The Bane of My Existence SFX Library

Through some cruel twist of fate, I ended up living next to a highway. It lies there… Never sleeping, never resting, never ceasing to make my life miserable. Though miles out of town, I cannot escape the road noise. Time forged on with obdurate impetus as things I desired to record piled up in various stages of desuetude; plans were perpetually pushed back.

Rendered incapable of recording anything due to its all-consuming malevolence, I was left with no option but to record the road itself. This would serve as what little petty revenge I could attain.

I would record the whole ordeal at 192kHz, to capture fully every nuance of its peerless depravity, its unconscionable effrontery, its odious importunity that had proven so stultifying.

I would largely forgo my usual XY approach in favor ORTF, for I would require the increased width to contain its flagitious din, though XY would remain where space constraints dictated its implementation.

So, I spent some time recording the highway from various perspectives, distances, and times of day. Though the traffic never stops at any part of the day, it does get much sparser at night. I also recorded the road from inside parked cars, the house, a wooden shed, a mailbox (XY), a driveway culvert (XY), and a roof vent duct (XY). Most of the recordings have various birds audible, some have frogs, some have rain and wind, two have thunder, and one has the microphones placed right next to a large swarm of bees around some wisteria, all of it drowned out by road noise.

In total, there is just over seven hours of material across 19 files at 24/192, totaling 29.37GB.

The Bane of My Existence
19 stereo files at 24/192, 7 hours, 29.39GB (23.9GB Download)
Includes CSV, XLSX, and PDF Track Lists

PDF Track List

CRT TV Destruction SFX Library

CRT TV Destruction is a royalty-free collection of various impacts, drops, and movements of glass, metal, and plastic from a CRT TV.

Disclaimer: This entire library was recorded in a small, interior space, as that was the only location available at the time where I could make the huge mess the recordings required. As a result, the recordings all have prominent short reverb, but it was my only option.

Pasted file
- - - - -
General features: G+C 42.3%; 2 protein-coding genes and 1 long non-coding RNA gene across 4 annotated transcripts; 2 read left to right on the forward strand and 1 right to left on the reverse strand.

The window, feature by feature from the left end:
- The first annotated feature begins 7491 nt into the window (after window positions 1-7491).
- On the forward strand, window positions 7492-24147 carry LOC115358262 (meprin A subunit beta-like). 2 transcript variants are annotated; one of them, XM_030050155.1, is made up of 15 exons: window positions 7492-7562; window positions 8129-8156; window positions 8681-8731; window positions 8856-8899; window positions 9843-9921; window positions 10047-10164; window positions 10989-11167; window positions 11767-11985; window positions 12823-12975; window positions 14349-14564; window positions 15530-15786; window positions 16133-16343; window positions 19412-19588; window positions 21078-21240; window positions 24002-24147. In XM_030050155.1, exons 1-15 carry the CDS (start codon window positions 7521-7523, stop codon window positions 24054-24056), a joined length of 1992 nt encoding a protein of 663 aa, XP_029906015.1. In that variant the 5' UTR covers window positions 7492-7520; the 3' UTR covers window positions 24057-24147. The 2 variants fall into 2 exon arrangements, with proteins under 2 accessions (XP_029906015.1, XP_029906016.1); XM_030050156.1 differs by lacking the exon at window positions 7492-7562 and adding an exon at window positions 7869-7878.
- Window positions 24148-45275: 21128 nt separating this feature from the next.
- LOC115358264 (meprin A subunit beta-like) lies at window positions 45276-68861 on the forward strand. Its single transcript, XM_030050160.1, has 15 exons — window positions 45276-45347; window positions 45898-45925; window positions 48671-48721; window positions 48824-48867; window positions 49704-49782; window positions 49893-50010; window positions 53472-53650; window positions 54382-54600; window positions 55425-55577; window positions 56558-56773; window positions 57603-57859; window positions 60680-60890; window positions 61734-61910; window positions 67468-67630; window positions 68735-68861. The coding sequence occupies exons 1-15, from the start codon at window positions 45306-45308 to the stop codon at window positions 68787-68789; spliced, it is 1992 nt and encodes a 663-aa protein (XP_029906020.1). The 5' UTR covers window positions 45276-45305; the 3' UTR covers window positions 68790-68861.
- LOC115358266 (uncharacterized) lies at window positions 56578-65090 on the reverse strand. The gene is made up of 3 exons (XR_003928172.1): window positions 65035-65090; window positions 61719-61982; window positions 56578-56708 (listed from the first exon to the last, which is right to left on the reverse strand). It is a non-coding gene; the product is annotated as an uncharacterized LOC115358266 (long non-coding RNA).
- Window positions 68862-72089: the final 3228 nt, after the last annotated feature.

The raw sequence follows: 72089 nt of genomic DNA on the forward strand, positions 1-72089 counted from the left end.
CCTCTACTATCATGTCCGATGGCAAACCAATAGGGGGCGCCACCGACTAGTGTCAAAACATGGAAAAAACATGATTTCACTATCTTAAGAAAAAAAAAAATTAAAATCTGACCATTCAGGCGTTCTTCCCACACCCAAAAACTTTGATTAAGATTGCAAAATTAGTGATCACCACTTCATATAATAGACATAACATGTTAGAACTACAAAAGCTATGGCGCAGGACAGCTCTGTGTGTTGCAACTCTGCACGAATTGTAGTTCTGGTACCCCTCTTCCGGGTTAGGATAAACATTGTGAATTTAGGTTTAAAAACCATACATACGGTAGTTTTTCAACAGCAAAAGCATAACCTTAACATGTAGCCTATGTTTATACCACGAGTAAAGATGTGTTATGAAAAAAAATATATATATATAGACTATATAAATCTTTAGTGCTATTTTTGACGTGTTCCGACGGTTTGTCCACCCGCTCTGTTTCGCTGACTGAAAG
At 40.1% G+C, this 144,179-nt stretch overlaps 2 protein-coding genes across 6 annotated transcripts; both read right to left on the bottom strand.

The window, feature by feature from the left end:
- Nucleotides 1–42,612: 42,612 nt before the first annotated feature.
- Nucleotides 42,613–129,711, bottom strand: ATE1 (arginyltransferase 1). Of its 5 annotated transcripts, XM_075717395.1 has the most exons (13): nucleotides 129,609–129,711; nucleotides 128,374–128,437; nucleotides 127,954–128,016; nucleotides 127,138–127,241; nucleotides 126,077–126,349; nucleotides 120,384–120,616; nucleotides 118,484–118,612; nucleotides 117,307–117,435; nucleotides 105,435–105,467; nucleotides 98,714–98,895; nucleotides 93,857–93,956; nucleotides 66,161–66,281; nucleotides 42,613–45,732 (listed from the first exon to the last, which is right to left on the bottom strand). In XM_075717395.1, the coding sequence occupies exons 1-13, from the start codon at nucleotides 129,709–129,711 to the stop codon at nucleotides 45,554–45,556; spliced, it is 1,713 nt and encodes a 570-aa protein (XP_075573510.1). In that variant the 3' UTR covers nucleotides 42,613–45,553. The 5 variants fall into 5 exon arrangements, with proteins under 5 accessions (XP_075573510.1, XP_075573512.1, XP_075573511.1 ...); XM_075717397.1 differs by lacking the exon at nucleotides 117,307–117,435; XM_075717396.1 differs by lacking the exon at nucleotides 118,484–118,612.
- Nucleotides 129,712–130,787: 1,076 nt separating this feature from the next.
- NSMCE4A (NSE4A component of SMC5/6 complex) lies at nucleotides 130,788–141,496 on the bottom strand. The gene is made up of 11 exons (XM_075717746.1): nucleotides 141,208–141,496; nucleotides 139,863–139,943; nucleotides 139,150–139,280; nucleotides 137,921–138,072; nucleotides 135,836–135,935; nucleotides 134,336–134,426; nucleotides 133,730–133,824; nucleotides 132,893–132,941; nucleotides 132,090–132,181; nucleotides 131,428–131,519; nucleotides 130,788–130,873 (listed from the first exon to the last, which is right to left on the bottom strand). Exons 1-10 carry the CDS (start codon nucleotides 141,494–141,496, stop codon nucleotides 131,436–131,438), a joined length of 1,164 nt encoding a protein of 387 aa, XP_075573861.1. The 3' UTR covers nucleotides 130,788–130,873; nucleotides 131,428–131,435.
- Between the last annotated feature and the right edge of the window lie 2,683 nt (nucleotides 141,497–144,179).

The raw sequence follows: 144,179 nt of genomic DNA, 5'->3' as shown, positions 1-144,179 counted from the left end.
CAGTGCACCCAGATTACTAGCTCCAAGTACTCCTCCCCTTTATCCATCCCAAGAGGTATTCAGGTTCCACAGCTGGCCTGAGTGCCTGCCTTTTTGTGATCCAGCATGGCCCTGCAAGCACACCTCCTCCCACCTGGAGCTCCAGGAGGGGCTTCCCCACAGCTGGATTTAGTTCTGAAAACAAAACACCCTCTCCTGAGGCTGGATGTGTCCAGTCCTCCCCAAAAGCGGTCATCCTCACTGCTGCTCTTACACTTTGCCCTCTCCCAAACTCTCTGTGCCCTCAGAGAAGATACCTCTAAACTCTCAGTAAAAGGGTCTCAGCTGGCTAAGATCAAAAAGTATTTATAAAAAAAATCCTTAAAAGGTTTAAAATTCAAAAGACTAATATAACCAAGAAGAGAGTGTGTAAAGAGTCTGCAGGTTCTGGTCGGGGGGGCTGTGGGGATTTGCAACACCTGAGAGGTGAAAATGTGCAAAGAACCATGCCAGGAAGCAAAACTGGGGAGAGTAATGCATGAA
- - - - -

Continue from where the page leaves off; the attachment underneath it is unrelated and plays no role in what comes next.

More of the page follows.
The library contains 451 XY stereo files at 24/96. Most of the files are of a single take, but a few have multiple takes. As usual, the only processing I’ve used is general cleanup (noise removal, etc), and I have not applied any EQ or dynamics processing.

What makes CRT TVs so nice for destruction is the collection of several different materials. You get the plastic of the outer shell, the unusual glass of the screen, and various types of metal, small and large, and thick and thin.

Perhaps the most interesting thing about a CRT TV is the glass. It’s very thick (around an inch and a half thick at the front) lead glass. What makes this glass so interesting is that it often sounds more like metal than glass, so clanks and shatters made with it are very distinct from something like windows or dishes. Being so thick, this glass is surprisingly durable. The first time it was struck dead-center with a sledgehammer, the screen didn’t break or even crack (which can be heard as the last sound in the demo below).

I recorded a lot of this glass, as I really liked its highly metallic quality. This includes hitting the screen with a sledgehammer as it progressively gets more and more broken and powdery, lifting and dropping chunks both large and small, hitting the pile of chunks with a sledgehammer, and general movement, stacking, and shuffling of the pile, as well as several recordings of a cardboard box filled with the debris. Due to the highly metallic nature of the glass, the recordings are VERY bright, so you might want to tame the high frequencies a bit.

Additionally, I recorded a lot of the metal components. This included a sturdy, resonant metal frame that went around the outer edge of the CRT itself, the thin, crinkly shadow mask, some small pieces of spring steel that seemed to be part of a degaussing system, and other thin sheets of metal that served unknown purposes. These recordings include movements, lifts, and drops of each of these components individually.

There are also recordings of the mostly empty outer plastic shell with some glass debris still inside being struck, jostled, and dropped.

This demo has some limiting applied, but there is none in the actual files.

CRT TV Destruction
451 files at 24/96, 32 minutes, 1.24GB (906.3MB Download)
Includes CSV, PDF, and XLSX track lists

PDF Track List

I should have taken more photos…

Rotten Wood and Particle Board Destruction SFX Library

“Rotten Wood and Particle Board Destruction” is a royalty-free collection of various destruction sounds from both a rotten wood deck and cheap, flimsy particle board.